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Foodstuffs

November 2006

 

Guava Season!

 

Guava, Kuawa (Psidium guajava) is a native of tropical America that was brought to Hawai`i where it grows wild and is considered a pest in some places around the islands. But raw or cooked guavas contain iron, calcium and phosphorus and more vitamin C than found in oranges. The varieties distinguished by Hawaiians are: kuawa-lemi, lemon guava with sour, pink pulp; kuawa momona with bigger seeds, thicker skin and sweet pink pulp; and kuawa ke`oke`o, with whitish pulp. (from In Gardens of Hawaii by Marie C. Neal, Bishop Museum Press.)

When I remembered that it was now guava season in Hawai`i, I asked my friend Vinnie Shishido about her guava jelly. This was right after the 6.7 earthquake and I’m thinking that all the guavas must have fallen from the trees. Here’s Vinnie’s reply:

 

I was walking the dogs when the quake hit us in Hilo, and this was the first time I've ever experienced a quake outdoors. I could actually feel the ground beneath my feet jolt and rock me enough that I had to brace my stance.  The dogs were not afraid or barking but they did notice my moment of panic.  Now every time we pass Katsumi Nii's house they hesitate and I have to tug them along because that's where we were on our neighborhood walk when the quake hit.  Being outdoors I could hear the rumbling of the houses as they shook and I could see the telephone poles and electrical lines swaying in unison down the street.  I could also hear books falling off a make-shift shelf the student renters had made in the house next to the Nii's, and their bamboo chimes rattled off harmoniously from the second story balcony of their house.  I turned around and hurried home to see if our place was ok. Lucky we had no damage at all, the pool water was still sloshing back and forth when I checked out the back patio for any damage or cracks in the pool, and everything was A-ok.

Guava season this year is still on.  Lots of guava falling off trees, lilikoi coming along the same time too. Photo by Rod Wong I make guava jelly.  I usually prefer jam because I enjoy the fiber you get from the fruit pulp, but with guavas I prefer jelly.  To make jelly is a long talk story project.

The recipe is simple: 1c, sugar to each cup of strained pulp liquid.  The trick is not to cook more than 4 cups at a time till the liquid sets or jells.  That sounds easy but I've found out there are many tricks to making good guava jelly. For instance, when you pick the guavas, you gotta pick half-ripe guavas too.  At least half of the amount of guavas you pick must be half-ripe to soft-green stage, the rest can be fully ripe to rotting.  You see, the pectin comes from the half-ripe to soft-green fruit.  I don't pick more than 16 quarts of fruit at a time because that much fruit will yield me about 24 qts of cooked pulp.  From that I can get enough fruit liquid to make 2 cases of pint size mason jars and about a dozen Gerber junior size jars of jelly.  Any more than that and I'm too exhausted to continue cooking.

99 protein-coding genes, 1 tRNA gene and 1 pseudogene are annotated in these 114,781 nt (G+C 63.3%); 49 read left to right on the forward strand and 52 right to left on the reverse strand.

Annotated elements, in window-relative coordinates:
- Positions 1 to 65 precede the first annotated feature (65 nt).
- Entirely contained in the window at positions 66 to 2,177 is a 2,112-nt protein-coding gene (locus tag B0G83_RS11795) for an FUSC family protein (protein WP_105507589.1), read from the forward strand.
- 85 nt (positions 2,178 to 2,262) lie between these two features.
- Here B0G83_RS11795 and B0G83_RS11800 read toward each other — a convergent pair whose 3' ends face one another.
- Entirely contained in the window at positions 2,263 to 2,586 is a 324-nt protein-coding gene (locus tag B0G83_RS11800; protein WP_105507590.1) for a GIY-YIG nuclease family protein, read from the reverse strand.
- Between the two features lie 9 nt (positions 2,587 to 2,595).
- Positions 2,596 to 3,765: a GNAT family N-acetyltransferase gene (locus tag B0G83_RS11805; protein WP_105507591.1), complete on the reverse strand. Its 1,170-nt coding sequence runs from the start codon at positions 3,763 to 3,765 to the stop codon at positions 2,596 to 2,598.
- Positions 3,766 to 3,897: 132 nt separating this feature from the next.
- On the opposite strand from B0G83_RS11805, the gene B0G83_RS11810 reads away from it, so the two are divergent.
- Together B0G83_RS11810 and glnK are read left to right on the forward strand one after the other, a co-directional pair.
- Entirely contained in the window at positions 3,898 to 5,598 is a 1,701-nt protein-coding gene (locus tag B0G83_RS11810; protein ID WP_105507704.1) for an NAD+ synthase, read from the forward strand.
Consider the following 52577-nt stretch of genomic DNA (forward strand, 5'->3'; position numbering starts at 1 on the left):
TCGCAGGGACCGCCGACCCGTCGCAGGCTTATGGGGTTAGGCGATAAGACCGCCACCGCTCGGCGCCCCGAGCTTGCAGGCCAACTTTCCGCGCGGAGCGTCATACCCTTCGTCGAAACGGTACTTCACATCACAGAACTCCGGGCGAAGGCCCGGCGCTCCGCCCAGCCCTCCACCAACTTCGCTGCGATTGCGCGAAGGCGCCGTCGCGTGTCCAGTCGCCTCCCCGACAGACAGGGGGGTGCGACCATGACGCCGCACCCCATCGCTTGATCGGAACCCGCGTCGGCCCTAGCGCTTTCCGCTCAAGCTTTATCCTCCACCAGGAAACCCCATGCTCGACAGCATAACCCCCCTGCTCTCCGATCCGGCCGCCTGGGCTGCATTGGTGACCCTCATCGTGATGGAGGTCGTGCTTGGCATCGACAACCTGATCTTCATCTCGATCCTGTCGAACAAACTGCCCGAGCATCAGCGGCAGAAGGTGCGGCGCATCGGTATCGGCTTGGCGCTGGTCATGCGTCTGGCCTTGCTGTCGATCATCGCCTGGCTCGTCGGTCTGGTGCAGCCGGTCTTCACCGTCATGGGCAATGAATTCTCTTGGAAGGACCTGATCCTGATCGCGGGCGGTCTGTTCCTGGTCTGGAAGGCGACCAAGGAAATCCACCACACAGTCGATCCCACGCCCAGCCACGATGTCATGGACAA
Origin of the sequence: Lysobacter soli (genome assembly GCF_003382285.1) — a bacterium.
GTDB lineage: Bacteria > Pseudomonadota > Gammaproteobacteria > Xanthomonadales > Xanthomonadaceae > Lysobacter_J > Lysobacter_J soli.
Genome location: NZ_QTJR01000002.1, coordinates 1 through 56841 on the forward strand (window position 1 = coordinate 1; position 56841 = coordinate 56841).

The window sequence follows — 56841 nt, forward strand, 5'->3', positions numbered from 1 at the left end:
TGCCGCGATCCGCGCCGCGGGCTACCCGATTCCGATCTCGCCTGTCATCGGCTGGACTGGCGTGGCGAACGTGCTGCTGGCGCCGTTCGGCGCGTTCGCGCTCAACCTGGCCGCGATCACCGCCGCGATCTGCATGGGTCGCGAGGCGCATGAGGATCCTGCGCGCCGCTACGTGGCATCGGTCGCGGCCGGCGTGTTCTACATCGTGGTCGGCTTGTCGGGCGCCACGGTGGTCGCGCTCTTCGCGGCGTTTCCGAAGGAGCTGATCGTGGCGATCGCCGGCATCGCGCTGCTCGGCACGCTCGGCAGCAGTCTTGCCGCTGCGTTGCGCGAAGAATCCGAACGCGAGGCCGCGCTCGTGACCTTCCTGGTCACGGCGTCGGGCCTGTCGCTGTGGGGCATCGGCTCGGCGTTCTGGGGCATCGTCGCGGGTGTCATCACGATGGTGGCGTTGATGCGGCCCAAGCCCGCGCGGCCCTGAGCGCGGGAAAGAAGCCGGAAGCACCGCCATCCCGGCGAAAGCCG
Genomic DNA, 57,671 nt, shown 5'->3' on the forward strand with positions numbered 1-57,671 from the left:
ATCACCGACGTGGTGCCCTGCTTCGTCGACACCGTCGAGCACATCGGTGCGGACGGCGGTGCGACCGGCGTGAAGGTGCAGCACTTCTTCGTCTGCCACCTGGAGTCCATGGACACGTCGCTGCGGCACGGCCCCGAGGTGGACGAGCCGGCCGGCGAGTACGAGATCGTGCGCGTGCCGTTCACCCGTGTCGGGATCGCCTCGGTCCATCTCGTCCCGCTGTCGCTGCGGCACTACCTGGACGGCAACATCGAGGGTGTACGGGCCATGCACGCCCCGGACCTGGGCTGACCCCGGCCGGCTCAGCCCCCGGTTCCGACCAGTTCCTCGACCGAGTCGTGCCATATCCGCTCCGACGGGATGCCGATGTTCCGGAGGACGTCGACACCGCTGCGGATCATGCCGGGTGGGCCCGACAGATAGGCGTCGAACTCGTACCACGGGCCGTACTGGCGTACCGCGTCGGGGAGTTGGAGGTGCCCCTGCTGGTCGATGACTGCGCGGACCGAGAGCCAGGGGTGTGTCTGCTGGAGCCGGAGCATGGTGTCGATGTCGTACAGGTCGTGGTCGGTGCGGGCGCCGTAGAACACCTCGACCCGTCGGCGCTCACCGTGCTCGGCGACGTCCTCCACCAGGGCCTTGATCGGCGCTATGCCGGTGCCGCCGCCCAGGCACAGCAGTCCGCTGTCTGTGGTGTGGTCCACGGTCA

So you see, I pick the fruit early in the morning, wash, trim, and slice the fruit and by mid- morning I like to get the fruit simmering and cooked to the pulp stage.  Most people just quarter the guavas and cook them like that.  But if you halve the guava and then proceed to slice each half in 1/4 " slices, the fruit will cook faster.  I have a large 24 qt. aluminum stock pot for cooking fruit.  Must be aluminum and not stainless steel.  Believe me it does make a difference.  

There is also a method how to cook the fruit: Put the half ripe fruit slices on the bottom of the pot first then fill the top half with the riper guava slices, then fill to 2" below the top of the fruit line with water, then cook the fruit.  You must boil the fruit till it gets really loose and soft, almost to the point where it is falling apart.  Let the fruit cook undisturbed for at least 1/2 hour before stirring the pot. The greener fruit takes longer to cook, so it must remain on the bottom of the pot for the first 1/2 hour. I usually cook the fruit for about hour and half.  Lots of water will be given up by the riper guavas and the flavor comes from the riper guavas. Do not mash the fruit or your liquid will be cloudy. 

After the fruit reaches the extra soft stage pour the whole mess into a large jelly bag.  I use a very clean 25 lb cotton rice bag that has been passed on to me by my late mother-in-law.  She told me to rinse it well after using and follow-up with a wash in mild detergent.  She said never be tempted to use bleach on it because it will weaken the fiber.  She had the jelly bag for over 25 years and it's still in excellent shape.  It has a draw string opening that she made herself.  After filling with the fruit pulp I cinch the opening and tie it to suspend over my largest Tupperware bowl to catch the fruit liquid as it drips.  The dripping process can take up to 3 hours.  I suspend the bag from the door knob of my overhead kitchen cabinet, while the Tupperware bowl sits on the counter top directly under the dripping bag. 

As the liquid drips I measure out 4c of liquid at a time and cook it with 4c sugar.  I use the large stock pot that I originally cooked the fruit in to make the jelly.  You must use a large pot even if you are only cooking 4c at a time.  It should also be made of aluminum.  Stainless steel heats at a higher temperature and your jelly will be darker in color.  My mother-in-law said good guava jelly should be light amber in color, almost like a light honey color. The large size of the pot helps the setting go faster. 

The longer you have to cook the fruit liquid, the darker the jelly becomes.  The timing of the jelling is usually about 10 to 14 minutes. You should start the timing when the liquid comes to a full rolling boil.  At ten minutes you should check to see if the liquid starts to sheet of the back of a wooden spoon.  If the fruit has released a lot of pectin the jelling should start at ten minutes; sometimes if you use too much ripe fruit, the liquid will take longer to start to jell. You must keep checking for the sheeting effect once you hit the 10 minutes of full boil.